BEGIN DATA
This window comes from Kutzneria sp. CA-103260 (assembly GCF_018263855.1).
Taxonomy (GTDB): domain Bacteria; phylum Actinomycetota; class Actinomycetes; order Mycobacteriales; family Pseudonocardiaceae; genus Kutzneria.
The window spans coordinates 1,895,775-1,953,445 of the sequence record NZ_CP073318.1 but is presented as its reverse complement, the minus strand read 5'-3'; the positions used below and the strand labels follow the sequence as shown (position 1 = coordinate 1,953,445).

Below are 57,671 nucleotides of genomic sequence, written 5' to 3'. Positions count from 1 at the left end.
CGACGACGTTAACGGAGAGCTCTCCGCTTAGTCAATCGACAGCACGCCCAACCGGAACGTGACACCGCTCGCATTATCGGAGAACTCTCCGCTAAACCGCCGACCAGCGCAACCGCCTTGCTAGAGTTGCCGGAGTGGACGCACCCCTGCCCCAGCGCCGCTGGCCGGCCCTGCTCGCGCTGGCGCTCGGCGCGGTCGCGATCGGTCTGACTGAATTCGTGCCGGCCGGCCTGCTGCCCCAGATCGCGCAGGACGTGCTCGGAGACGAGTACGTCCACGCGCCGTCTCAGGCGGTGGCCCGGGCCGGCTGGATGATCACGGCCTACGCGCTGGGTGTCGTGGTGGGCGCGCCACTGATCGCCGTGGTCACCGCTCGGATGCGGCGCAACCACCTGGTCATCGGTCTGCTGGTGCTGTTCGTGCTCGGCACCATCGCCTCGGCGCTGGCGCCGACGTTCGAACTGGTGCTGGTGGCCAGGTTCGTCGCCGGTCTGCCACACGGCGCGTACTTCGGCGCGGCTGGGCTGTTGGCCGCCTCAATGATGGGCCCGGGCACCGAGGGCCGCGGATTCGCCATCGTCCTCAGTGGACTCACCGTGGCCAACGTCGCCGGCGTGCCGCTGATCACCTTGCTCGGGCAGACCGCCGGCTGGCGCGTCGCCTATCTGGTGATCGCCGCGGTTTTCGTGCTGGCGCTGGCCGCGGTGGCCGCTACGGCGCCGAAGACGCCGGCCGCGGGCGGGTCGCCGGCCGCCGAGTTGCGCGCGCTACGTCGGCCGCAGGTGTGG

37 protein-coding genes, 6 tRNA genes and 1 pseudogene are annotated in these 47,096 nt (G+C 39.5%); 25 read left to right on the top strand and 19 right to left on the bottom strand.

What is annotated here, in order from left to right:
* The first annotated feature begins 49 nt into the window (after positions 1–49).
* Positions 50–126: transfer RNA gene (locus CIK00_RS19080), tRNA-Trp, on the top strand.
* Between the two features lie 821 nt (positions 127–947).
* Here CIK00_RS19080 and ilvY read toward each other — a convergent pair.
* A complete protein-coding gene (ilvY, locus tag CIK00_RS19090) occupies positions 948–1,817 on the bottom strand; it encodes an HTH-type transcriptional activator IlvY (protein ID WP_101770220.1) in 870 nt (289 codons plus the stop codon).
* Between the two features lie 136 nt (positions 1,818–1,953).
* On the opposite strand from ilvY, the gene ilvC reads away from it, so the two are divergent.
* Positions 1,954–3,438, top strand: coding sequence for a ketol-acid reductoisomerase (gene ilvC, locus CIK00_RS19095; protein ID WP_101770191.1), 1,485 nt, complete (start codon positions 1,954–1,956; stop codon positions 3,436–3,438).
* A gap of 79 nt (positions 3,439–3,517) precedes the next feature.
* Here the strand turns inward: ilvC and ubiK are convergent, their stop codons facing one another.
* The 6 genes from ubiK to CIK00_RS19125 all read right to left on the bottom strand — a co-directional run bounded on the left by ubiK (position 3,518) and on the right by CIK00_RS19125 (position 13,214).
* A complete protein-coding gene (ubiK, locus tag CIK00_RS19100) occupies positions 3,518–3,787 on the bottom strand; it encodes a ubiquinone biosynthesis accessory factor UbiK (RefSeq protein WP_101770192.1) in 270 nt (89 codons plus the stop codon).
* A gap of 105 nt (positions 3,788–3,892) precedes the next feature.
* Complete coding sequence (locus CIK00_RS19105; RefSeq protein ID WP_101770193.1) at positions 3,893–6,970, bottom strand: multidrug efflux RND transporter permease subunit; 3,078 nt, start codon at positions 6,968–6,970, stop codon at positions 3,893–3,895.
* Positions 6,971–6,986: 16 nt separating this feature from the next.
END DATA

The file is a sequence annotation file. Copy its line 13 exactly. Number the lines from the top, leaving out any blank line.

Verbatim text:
* Between the two features lie 136 nt (positions 1,818–1,953).